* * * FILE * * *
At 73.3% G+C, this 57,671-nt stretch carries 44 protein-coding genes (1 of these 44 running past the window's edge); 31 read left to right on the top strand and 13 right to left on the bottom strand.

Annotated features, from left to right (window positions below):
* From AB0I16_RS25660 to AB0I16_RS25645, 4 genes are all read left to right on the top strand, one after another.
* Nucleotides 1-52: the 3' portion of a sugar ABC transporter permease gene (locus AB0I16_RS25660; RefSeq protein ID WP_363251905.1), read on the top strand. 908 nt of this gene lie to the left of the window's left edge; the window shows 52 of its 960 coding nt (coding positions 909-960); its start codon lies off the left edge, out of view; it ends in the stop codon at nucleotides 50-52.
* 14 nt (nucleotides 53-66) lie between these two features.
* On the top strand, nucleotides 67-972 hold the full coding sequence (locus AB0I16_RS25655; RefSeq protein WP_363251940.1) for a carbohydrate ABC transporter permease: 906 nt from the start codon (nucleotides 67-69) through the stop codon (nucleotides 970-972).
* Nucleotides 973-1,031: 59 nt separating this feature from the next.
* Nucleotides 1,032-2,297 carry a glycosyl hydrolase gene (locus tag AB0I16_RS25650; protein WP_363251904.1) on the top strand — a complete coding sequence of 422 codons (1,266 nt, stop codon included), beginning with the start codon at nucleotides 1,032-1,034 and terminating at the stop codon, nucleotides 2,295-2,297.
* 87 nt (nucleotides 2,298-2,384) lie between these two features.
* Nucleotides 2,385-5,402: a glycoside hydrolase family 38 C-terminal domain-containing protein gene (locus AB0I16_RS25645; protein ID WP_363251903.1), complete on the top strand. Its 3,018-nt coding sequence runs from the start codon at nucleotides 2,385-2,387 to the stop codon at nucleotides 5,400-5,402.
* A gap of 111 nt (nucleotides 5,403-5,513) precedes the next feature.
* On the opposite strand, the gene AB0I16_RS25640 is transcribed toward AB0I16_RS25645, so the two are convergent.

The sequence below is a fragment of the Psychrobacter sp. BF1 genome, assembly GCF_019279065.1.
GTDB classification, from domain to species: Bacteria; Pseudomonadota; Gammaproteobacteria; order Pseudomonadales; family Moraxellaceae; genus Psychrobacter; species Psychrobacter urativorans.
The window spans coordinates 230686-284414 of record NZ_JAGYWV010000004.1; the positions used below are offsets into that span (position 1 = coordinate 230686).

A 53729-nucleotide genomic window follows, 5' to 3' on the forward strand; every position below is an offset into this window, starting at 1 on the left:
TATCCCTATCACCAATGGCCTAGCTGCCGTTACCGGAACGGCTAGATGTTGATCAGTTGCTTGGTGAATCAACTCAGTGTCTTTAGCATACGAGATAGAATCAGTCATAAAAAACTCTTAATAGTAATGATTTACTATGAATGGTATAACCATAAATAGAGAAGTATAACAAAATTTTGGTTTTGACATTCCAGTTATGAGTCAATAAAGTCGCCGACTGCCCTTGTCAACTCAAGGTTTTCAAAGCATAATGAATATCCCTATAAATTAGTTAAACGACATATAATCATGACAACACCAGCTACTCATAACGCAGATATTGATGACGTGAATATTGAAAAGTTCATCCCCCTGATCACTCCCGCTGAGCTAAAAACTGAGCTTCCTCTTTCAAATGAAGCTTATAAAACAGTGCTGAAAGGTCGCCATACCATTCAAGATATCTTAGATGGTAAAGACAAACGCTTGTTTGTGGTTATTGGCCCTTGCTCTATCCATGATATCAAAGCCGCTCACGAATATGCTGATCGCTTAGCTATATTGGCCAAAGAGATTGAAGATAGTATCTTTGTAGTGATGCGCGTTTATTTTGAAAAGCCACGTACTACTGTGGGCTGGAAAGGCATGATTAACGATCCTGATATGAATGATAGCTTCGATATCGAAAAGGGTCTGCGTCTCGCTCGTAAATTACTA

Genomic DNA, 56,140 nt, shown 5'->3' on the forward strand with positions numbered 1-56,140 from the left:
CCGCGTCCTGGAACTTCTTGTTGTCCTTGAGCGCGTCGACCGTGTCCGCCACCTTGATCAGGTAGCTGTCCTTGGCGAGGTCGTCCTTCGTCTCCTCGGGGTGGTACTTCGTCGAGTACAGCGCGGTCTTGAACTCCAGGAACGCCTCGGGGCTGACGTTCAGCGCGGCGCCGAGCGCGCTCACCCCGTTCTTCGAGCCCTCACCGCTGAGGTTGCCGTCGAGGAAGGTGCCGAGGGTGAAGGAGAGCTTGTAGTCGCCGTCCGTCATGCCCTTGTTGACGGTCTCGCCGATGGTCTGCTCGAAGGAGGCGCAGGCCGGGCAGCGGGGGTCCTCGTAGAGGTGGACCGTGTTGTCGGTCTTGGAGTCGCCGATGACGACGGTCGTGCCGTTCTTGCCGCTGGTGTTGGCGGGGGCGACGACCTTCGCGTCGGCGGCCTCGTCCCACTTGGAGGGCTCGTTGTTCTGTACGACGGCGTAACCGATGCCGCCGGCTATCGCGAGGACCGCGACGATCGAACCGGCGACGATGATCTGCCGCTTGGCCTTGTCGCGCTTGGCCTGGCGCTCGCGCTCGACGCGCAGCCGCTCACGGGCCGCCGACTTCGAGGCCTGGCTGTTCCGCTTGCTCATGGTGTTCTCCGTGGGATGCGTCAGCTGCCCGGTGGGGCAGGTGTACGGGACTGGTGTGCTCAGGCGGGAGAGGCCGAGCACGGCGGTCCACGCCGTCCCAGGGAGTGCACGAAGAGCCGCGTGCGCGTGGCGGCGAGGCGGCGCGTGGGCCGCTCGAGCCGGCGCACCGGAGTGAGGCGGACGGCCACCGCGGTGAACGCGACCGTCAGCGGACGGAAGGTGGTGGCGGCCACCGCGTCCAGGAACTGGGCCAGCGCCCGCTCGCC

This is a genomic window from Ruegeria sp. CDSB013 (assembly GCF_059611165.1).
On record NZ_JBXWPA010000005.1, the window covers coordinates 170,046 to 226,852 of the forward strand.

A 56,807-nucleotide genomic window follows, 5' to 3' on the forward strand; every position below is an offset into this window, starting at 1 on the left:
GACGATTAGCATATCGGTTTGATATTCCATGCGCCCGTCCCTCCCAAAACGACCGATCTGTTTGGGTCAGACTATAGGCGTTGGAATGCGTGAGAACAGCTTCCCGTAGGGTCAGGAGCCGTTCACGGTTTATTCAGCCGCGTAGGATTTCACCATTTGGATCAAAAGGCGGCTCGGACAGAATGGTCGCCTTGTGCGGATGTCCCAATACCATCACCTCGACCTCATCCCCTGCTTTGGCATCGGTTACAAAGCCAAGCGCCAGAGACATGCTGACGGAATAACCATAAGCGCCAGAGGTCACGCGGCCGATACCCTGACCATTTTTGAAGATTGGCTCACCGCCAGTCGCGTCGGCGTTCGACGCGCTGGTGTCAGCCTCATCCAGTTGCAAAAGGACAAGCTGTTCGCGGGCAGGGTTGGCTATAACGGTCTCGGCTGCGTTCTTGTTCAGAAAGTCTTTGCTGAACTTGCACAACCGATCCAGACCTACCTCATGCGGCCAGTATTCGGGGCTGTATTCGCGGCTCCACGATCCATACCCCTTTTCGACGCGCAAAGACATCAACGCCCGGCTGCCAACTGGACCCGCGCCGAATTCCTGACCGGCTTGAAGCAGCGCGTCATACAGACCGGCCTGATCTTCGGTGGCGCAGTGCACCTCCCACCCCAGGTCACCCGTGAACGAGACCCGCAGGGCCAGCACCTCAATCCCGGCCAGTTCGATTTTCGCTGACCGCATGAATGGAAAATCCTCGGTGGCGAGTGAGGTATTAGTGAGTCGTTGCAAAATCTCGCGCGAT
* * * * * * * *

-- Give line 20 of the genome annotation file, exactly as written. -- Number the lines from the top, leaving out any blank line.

This is a genomic window from Ruegeria sp. CDSB013 (assembly GCF_059611165.1).